Vitamins and Supplements
If you swallow a handful of vitamins every morning, you’re not alone. Millions of Americans take dietary supplements as part of their daily routine. But are they necessary as we age?
What is a dietary supplement?
In 1994, Congress officially defined the term “dietary supplement” as “a product taken by mouth that contains a dietary ingredient intended to supplement the diet.” These ingredients can include vitamins, minerals, fiber, amino acids, herbs, and enzymes.
Visit any superstore and you will find supplements in all kinds of forms, including pills, tablets, soft gels, capsules, liquids, extracts, powders, and even gummies. Most of us purchase these supplements to add nutrients that may be missing from our diet or to lower the risk of a particular health problem.
Are they necessary as you age?
As we approach 50, our bodies change and become less effective at absorbing nutrition, making it even more important for us to continue good eating and lifestyle habits.
But even if we follow a healthy diet, sometimes we may still need some supplementation to address a particular health issue or nutritional deficiency. Additionally, later life is also when people tend to experience changes in their bodies that require hormone replacement therapy, blood pressure medications, or other medical treatments that can affect absorption or availability of certain vitamins. For people in these situations, a daily vitamin or supplement may also be warranted.
If you think your diet may be lacking in something or that your body is not working the way it used to, visit your doctor or dietician to see which supplements you might need to take. Your health care provider or dietician can help you determine the specific deficiencies you need to address and help you counter them in the best possible way for your unique makeup.
“Everyone needs an annual physical with their physician or provider, and at that point the physician can do a simple blood test to help determine what needs to be done,” says Peggy Noblett, a nutritionist with Alexian Brothers PACE. “This test can check vitamins B12 and D as well as calcium and iron – some of the most important things your body needs to function at its peak.”
Vitamins and Minerals for 50+
If you’re over 50, talk to your doctor about whether you may need any of the following.
The body needs calcium to maintain strong bones. It also helps our blood clot, our nerves send messages, and our muscles contract.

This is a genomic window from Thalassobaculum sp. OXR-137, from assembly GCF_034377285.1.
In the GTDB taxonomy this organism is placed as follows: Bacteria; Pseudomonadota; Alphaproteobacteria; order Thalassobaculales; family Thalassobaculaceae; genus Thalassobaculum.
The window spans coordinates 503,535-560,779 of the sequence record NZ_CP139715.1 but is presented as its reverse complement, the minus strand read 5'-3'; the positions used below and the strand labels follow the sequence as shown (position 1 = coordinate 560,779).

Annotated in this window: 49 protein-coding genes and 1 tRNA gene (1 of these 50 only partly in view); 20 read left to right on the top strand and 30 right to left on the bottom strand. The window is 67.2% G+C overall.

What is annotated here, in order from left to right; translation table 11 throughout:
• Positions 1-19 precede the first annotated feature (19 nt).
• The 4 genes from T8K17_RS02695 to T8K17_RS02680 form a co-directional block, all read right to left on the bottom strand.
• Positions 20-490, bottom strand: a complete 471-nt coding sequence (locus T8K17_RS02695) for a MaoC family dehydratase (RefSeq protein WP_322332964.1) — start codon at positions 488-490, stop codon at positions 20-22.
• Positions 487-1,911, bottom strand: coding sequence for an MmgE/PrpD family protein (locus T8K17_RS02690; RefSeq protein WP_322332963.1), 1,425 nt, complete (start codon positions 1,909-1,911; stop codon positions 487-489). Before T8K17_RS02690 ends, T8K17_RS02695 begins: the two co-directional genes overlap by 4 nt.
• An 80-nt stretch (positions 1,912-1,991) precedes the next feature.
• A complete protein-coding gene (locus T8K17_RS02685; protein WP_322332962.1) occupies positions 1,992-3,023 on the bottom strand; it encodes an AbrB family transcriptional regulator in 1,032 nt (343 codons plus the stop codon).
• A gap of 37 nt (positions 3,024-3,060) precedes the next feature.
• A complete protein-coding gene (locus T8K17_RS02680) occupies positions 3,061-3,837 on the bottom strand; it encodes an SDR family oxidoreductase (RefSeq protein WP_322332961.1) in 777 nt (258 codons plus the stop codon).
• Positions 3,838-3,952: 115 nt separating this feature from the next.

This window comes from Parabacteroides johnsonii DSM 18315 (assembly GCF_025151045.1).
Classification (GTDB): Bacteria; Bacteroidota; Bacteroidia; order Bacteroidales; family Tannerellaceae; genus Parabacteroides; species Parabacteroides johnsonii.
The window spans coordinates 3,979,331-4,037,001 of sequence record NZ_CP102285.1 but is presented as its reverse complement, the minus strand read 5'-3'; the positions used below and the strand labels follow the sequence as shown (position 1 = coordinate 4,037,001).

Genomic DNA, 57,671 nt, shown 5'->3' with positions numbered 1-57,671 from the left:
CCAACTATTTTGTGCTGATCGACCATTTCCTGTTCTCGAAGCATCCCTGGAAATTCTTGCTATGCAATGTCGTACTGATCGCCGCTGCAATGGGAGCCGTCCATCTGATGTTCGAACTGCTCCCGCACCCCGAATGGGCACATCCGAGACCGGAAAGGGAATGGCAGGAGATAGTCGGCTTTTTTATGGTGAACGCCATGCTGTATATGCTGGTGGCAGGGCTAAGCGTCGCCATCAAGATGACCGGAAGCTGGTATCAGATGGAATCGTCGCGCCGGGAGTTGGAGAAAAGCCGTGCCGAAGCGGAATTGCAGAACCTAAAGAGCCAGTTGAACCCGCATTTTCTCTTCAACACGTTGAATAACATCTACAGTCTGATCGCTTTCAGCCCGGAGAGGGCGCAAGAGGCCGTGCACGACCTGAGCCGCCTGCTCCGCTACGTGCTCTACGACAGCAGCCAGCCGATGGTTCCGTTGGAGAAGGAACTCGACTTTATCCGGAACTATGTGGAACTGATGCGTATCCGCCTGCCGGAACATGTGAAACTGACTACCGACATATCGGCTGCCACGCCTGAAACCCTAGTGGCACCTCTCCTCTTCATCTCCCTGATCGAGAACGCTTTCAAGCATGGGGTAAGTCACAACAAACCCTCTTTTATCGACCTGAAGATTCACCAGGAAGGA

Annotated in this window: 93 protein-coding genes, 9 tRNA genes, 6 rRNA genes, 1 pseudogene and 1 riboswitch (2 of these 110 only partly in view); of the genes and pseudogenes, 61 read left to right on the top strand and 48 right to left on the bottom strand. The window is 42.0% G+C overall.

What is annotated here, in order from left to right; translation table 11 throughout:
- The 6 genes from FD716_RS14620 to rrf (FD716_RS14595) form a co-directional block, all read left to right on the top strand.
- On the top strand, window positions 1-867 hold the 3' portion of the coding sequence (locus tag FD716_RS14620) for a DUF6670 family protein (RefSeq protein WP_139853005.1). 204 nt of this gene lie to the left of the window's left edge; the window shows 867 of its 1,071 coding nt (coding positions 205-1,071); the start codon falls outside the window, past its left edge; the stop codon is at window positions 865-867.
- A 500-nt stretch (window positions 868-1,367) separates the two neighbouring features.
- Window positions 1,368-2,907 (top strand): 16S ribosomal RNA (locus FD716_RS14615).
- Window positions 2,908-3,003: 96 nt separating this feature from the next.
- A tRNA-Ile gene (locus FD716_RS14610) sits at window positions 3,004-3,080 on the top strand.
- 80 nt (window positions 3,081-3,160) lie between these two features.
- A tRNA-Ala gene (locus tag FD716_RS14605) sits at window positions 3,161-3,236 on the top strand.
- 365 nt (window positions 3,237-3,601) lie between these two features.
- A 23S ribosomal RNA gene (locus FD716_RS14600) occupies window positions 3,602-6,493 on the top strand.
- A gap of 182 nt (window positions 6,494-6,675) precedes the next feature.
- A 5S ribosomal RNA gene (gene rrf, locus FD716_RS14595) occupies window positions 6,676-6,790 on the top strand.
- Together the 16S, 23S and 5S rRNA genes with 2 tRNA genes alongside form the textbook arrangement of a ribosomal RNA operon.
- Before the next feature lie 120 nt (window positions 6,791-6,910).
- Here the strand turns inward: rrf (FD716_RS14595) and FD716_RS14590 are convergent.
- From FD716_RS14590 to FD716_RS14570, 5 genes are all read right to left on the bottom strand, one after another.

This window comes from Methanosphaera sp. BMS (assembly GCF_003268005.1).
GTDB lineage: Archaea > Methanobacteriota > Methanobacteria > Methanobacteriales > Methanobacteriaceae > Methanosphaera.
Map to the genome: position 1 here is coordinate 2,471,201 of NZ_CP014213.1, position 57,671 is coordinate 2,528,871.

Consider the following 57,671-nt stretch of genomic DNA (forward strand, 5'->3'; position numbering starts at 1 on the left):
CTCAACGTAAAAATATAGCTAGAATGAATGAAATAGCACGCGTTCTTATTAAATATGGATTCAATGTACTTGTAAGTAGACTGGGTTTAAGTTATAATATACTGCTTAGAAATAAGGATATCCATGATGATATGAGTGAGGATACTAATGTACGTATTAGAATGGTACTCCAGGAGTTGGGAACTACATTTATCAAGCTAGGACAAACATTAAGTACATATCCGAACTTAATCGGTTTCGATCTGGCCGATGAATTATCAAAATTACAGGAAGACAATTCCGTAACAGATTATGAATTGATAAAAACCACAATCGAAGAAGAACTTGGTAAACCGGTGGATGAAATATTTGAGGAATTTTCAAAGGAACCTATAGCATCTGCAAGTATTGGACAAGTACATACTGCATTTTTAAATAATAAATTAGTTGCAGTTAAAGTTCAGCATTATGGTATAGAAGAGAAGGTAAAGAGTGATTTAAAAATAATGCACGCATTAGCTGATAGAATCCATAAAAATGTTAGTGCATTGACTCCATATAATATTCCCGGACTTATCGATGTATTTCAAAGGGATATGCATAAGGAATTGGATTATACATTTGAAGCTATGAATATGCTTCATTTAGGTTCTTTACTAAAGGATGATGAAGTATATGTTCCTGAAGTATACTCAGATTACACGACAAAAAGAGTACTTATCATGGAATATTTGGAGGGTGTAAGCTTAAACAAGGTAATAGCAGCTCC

Vitamin D plays an important role in protecting your bones as you age and your body requires it to absorb calcium.
These vitamins help the process your body uses to get or make energy from the food you eat. They also help form red blood cells.
Folic acid helps the body build and maintain DNA and is important in helping the body make new cells, especially red blood cells.
Can supplements replace certain foods?
It’s critical to remember that supplements are meant to be added to a healthy diet, not replace one. Vitamins and supplements can offer nutrients you might be missing, but there is still no replacement for a simple common-sense approach to good eating.
“If you are low in a certain vitamin or mineral, it won’t hurt to take a daily multivitamin or a supplement recommended by your doctor,” Noblett says. “But when you are addressing deficiencies, it’s still best to start by filling in the gaps with your diet. Most people don’t eat well every day. Work and life get in the way, and we don’t take the time to cook and eat all the fruits, vegetables, and whole grains we need.”
Which ones should I take?
Women are at a greater risk for brittle bones as they age and may need to take vitamin D and calcium supplements to avoid osteoporosis. However, vitamin D, which comes from sunlight, is critical for all genders and ages. If you find yourself indoors most of the time, you may want to talk to your doctor about taking a supplement of this vital nutrient.
In addition, vitamin B12 can become difficult to absorb as we age. This nutrient, found in shellfish, meat, and dairy products, helps keep our red blood cells and nerves healthy. You may need a supplement if levels become low.
Found in potatoes, bananas, chicken breasts, and fortified cereals, vitamin B6 helps to form red blood cells. Absorption of this vitamin can become a challenge for the aging population, so many opt to supplement their diet.
With so many varieties of supplements available, purchasing the right dosage of any kind can be a confusing endeavor. A discussion with your doctor will help clarify your individual dosage needs and help you avoid getting too much or too little of a particular supplement.
Supplement with H20
Noblett says that it’s best to take a vitamin or supplement with plenty of water. Why?
“Vitamins and minerals need water to help them carry out healthy chemical reactions,” she says. “If you don’t drink enough fluids, that can decrease their effectiveness. Water isn’t just good for your skin, it’s good for everything that helps the body tick.”
Seeing a Professional
Dietary supplements should never be viewed as a replacement for healthy habits. Rather, they are best used under the surveillance of a health professional and along with every effort to optimize health through diet, exercise, and lifestyle.
If you are thinking about using dietary supplements, begin by talking to your doctor, pharmacist, or registered dietician. It’s especially important to ask your doctor about taking a supplement if you’re about to have surgery or have a health condition such as high blood pressure, heart disease, or diabetes.
Another reason to seek the advice of a medical professional is that certain supplements can reduce the effectiveness of prescription medications. With the help of a trusted health professional, we can safely and effectively use dietary supplements to maximize our health and well-being.